Three Brothers Receive Clubfoot Treatment in Paraguay

September 18, 2018

Hugo and his wife were thrilled when they learned they were expecting their first child. They had looked forward to starting a family, but when their first son Gerardo was born, the couple suddenly found themselves facing an unexpected obstacle: Gerardo had bilateral clubfoot.

Dad sits in waiting room chair. His son with untreated clubfoot stands next to him. Unfortunately, the parents did not receive very much information about the condition and believed it would eventually correct itself. Gerardo went to a hospital for treatment and received a few casts, but since his parents did not realize how serious the consequences of untreated clubfoot were, they did not continue with casting.

Two years later, Hugo and his wife had their second son, Alexander. To their shock, Alexander was also born with bilateral clubfoot. Hugo and his wife began to get worried and sought treatment for their sons. They were determined to have Gerardo and Alexander receive the help they needed so that the boys could walk and play freely.

Again, however, the family found themselves facing the unexpected: Hugo lost his job in the city. Without any options available in Asunción, Hugo made the decision to move his family to the country so he could work on a farm. Gerardo and Alexander, sadly, had to drop out of treatment.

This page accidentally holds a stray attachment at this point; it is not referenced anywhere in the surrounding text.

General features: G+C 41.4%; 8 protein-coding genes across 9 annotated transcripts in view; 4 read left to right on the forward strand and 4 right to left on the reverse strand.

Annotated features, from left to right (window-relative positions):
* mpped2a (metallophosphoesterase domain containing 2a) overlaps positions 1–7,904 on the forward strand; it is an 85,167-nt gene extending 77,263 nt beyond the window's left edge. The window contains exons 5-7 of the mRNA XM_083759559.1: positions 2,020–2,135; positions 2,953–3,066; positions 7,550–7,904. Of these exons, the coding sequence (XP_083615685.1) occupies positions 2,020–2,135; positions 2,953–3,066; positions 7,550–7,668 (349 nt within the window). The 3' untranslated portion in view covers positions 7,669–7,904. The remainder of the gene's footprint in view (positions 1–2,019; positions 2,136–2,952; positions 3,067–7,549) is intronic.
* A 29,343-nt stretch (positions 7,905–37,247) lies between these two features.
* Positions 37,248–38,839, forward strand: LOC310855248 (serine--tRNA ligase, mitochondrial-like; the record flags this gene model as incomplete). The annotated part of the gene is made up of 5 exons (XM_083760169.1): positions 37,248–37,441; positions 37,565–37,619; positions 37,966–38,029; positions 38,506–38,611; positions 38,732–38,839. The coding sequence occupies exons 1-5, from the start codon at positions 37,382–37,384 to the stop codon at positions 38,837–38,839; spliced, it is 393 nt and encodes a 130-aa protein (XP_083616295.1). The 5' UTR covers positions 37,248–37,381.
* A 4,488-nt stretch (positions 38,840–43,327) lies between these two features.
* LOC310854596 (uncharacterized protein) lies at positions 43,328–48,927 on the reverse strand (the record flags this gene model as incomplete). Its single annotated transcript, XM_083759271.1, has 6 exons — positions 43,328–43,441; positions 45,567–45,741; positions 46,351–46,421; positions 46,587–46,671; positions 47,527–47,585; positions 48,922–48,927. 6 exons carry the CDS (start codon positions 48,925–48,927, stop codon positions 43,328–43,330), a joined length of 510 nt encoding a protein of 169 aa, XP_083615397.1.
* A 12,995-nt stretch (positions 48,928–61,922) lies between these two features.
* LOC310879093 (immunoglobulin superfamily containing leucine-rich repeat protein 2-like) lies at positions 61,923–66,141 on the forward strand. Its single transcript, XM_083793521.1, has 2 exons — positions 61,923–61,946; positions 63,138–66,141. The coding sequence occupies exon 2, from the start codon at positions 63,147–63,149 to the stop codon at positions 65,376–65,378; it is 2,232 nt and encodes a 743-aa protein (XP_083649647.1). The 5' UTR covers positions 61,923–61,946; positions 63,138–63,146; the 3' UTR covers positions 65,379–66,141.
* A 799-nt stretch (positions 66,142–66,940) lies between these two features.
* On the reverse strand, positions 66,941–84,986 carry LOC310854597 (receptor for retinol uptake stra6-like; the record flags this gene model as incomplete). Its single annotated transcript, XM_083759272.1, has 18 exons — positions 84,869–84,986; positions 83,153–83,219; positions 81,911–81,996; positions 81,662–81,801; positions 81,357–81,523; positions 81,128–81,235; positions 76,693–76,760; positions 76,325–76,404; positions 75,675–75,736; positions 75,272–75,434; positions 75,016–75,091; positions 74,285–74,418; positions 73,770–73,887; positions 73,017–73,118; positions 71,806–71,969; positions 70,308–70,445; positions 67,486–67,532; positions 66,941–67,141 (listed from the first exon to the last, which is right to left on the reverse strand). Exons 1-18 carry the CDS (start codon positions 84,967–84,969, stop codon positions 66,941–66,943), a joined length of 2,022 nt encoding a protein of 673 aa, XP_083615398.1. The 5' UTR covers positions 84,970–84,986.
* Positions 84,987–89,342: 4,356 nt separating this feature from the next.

younger brothers sit on mothers lap holding balloons during world clubfoot day celebration

Two years after their move to the country, they had a third son, Bruno, who was born with unilateral clubfoot. Reliable work in the city was hard to come by and the family was moving back and forth, the children going in and out of treatment. Eventually, one of the clinic providers saw the family at the hospital for another issue and convinced them to re-enroll the boys in treatment.

Now Gerardo is 5, Alexander is 3, and Bruno is nearly two. Gerardo has completed treatment without relapse, and the younger two boys are back in the casting phase. Clinic providers, social workers, and other staff have been instrumental in encouraging the family to stick with treatment despite the difficulties. The family even participated in World Clubfoot Day celebrations this past June!

We’re grateful for dedicated providers and persevering families. We’re rooting for everyone at Acosta Nu clinic in Asunción who is involved in this family clubfoot story and look forward to the day when these three brothers will be playing together, free of clubfoot disability.